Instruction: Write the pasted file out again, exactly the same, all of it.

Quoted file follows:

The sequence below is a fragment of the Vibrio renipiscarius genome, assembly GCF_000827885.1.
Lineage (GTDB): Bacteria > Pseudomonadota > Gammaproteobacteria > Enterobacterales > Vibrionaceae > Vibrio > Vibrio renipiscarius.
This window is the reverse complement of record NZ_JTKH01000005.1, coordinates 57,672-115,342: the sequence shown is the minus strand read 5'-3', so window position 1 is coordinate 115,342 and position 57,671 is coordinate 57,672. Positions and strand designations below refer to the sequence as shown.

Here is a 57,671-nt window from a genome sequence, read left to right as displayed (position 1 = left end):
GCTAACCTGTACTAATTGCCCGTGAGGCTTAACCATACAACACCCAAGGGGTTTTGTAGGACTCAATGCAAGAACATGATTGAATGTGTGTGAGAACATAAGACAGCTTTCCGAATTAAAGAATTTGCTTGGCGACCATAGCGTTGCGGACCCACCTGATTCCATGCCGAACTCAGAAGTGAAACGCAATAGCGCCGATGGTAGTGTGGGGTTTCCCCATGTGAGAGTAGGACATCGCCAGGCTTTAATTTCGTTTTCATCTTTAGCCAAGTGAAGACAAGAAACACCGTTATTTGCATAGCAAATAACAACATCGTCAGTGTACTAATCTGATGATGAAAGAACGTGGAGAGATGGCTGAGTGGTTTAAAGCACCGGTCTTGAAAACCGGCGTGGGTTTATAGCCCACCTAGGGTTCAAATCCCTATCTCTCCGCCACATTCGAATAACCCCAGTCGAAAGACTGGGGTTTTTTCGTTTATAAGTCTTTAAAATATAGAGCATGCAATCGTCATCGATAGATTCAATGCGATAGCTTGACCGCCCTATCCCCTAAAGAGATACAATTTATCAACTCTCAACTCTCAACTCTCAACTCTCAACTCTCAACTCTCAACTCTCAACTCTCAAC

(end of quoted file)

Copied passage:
The sequence below is a fragment of the Vibrio renipiscarius genome, assembly GCF_000827885.1.
Lineage (GTDB): Bacteria > Pseudomonadota > Gammaproteobacteria > Enterobacterales > Vibrionaceae > Vibrio > Vibrio renipiscarius.
This window is the reverse complement of record NZ_JTKH01000005.1, coordinates 57,672-115,342: the sequence shown is the minus strand read 5'-3', so window position 1 is coordinate 115,342 and position 57,671 is coordinate 57,672. Positions and strand designations below refer to the sequence as shown.

Here is a 57,671-nt window from a genome sequence, read left to right as displayed (position 1 = left end):
GCTAACCTGTACTAATTGCCCGTGAGGCTTAACCATACAACACCCAAGGGGTTTTGTAGGACTCAATGCAAGAACATGATTGAATGTGTGTGAGAACATAAGACAGCTTTCCGAATTAAAGAATTTGCTTGGCGACCATAGCGTTGCGGACCCACCTGATTCCATGCCGAACTCAGAAGTGAAACGCAATAGCGCCGATGGTAGTGTGGGGTTTCCCCATGTGAGAGTAGGACATCGCCAGGCTTTAATTTCGTTTTCATCTTTAGCCAAGTGAAGACAAGAAACACCGTTATTTGCATAGCAAATAACAACATCGTCAGTGTACTAATCTGATGATGAAAGAACGTGGAGAGATGGCTGAGTGGTTTAAAGCACCGGTCTTGAAAACCGGCGTGGGTTTATAGCCCACCTAGGGTTCAAATCCCTATCTCTCCGCCACATTCGAATAACCCCAGTCGAAAGACTGGGGTTTTTTCGTTTATAAGTCTTTAAAATATAGAGCATGCAATCGTCATCGATAGATTCAATGCGATAGCTTGACCGCCCTATCCCCTAAAGAGATACAATTTATCAACTCTCAACTCTCAACTCTCAACTCTCAACTCTCAACTCTCAACTCTCAACTCTCAAC